Updated 2:35 pm ET, Monday, April 23
Facebook just can’t stop making news in the run up to its initial public offering: On Monday, the world’s largest social network announced that it was purchasing 650 various software patents for a cool $550 million in cash from Microsoft, which had in turn just purchased those very patents, plus hundreds more, from AOL.
The game of patent hot potato also nets Facebook a license to all the remaining Web software patents that Microsoft agreed to purchase from AOL for $1.056 billion in cash.
The news comes at an especially interesting time for Facebook given that the company spent a cumulative $1 billion in cash and stock on buying the popular smartphone photo-editing and sharing app Instagram two weeks to the day prior.
In total, Facebook has spent over a whopping $1.5 billion on these two transactions in the past two weeks, a sign that the young company won’t hesitate to throw money around on what it sees as important strategic purchases. The amount represents 40 percent of the total $3.9 billion Facebook reported in liquid cash and cash assets in its documentation with the SEC.
Facebook stated in its announcement Monday that Microsoft had purchased 925 patents or patent applications from AOL, a different figure than the 800 patents AOL originally quoted to employees and shareholders in announcing the initial sale of its intellectual property to Microsoft on April 9.
Facebook said its purchase leaves Microsoft with just 275 of the total group of patents that it had purchased from AOL for $1.056 billion.
At the same time, Microsoft retains a license to use all of the 650 patents it just agreed to sell to Facebook.
Because AOL also made a perpetual license to its sold patents part of the deal for selling them in the first place, AOL also shares the rights to all of these patents, too.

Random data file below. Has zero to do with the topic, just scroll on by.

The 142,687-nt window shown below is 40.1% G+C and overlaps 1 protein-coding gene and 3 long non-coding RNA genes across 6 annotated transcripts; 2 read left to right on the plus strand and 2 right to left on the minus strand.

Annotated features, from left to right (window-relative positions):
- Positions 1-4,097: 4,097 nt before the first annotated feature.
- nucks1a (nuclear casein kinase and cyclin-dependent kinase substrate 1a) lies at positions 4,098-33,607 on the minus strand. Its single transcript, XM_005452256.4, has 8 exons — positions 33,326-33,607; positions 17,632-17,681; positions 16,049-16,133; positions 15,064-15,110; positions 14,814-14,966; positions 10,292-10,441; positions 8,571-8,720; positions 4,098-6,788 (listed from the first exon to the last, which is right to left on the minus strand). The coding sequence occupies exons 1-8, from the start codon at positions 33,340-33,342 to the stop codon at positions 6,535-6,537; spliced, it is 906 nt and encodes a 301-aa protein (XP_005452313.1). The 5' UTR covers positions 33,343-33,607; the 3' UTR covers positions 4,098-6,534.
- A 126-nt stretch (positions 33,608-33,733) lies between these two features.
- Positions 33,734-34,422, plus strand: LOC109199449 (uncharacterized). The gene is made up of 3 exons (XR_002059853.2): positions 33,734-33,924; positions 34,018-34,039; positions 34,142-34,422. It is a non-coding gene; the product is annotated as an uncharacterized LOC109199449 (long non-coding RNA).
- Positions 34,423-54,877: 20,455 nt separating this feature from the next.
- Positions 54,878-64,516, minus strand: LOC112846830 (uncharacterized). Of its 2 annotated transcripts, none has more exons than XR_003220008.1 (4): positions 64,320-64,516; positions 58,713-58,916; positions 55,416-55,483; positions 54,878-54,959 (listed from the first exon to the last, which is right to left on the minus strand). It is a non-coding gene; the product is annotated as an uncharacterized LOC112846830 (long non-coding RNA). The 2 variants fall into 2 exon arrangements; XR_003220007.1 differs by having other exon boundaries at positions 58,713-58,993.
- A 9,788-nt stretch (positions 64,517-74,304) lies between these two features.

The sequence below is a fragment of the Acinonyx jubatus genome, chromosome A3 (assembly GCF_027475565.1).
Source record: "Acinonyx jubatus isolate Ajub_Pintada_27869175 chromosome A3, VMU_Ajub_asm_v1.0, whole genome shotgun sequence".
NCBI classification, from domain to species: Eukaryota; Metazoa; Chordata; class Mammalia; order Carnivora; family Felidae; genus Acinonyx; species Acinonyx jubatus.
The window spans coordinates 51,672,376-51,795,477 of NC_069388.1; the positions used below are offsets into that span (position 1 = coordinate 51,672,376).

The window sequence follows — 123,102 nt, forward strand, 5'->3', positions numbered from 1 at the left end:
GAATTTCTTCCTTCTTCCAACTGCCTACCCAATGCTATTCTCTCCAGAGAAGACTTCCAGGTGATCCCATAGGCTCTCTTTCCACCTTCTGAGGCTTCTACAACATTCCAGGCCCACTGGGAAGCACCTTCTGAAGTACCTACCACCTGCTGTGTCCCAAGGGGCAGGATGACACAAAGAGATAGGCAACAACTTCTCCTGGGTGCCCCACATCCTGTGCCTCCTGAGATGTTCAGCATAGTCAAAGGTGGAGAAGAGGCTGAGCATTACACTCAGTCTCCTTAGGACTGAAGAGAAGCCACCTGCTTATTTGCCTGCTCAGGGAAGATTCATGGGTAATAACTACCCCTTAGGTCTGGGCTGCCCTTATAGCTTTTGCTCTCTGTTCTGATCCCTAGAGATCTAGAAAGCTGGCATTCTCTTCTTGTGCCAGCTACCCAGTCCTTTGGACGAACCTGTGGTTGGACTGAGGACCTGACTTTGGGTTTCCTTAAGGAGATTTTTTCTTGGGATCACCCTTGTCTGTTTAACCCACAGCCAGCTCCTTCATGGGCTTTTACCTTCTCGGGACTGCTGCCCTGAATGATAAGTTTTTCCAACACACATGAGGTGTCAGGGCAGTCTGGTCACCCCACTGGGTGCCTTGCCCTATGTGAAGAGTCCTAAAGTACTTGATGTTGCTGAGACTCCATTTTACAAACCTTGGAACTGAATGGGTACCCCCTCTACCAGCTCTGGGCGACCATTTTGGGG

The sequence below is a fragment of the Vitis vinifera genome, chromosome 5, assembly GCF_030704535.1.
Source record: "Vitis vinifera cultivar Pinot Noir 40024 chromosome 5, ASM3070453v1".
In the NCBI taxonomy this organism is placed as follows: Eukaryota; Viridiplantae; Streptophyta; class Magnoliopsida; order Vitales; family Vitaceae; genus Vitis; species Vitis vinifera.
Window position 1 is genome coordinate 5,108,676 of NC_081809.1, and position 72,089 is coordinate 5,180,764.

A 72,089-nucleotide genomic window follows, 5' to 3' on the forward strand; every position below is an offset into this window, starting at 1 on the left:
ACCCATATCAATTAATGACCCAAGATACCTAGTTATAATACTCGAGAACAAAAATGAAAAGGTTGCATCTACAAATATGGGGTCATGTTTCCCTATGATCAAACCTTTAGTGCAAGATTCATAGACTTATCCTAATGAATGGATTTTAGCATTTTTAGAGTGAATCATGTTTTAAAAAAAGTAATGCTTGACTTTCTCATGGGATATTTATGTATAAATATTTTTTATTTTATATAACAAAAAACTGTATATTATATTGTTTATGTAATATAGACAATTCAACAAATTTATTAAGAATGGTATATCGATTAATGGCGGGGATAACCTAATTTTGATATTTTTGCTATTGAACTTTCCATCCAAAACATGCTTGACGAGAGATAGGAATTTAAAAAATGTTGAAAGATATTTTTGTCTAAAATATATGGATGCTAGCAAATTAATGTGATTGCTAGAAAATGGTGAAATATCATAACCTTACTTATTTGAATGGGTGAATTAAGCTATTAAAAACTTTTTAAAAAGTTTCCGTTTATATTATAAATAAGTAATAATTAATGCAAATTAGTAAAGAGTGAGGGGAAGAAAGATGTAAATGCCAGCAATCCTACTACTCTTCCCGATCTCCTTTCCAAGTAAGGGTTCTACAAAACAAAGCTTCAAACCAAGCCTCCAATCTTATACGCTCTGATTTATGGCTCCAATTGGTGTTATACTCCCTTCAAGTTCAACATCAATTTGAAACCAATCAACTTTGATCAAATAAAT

That means now Facebook, Microsoft and AOL all have the rights to the same group of 650 patents, a three-way sharing of intellectual property that is in essence, a legalistic version of the old cold-war “mutually assured destruction paradigm.”
Now that all three companies share a bulk of the same patents, they can’t sue one another for infringement of those patents. Although, it is worth noting that AOL held onto 300 patents, which it licensed to Microsoft, but which Facebook does not have.
Microsoft, for its part, said that it had planned to flip the patents all along: “That was our plan from the day we went into the auction,” Microsoft attorney Brad Smith told All Things D in an interview on Monday.
Still there was no mistaking Facebook’s delight at boosting its intellectual property war chest. As Facebook quoted its attorney in the announcement of the deal:
“Today’s agreement with Microsoft represents an important acquisition for Facebook,” said Ted Ullyot, general counsel, Facebook. “This is another significant step in our ongoing process of building an intellectual property portfolio to protect Facebook’s interests over the long term.”
And though nobody at Facebook mentioned the name specifically, it is difficult to separate Facebook’s massive patent purchase from its current ongoing lawsuit with Yahoo, which sued Facebook on April 12 for allegedly infringing on 10 Yahoo patents. The suit was widely decried as dishonorable and a desperation move out of the fading 1990s Web portal giant, coming as it did in the run-up to Facebook’s hotly anticipated IPO.
Facebook later hit back with a countersuit alleging Yahoo violated 10 of its patents.
Meanwhile, Microsoft has business relationships with both sides in that fight: Microsoft invested $240 million in Facebook in 2007, for a small but significant share in the company. Microsoft also is the official search partner of Yahoo, as Microsoft’s Bing technology underpins Yahoo’s search engine.
Late update: Facebook’s total patent portfolio includes an estimated 1,400 or more patents, according to TechCrunch’s Josh Constine, who also explains that the recently acquired batch includes patents covering “email, instant messaging, web browsing, search, ads, mobile, & ecommerce.”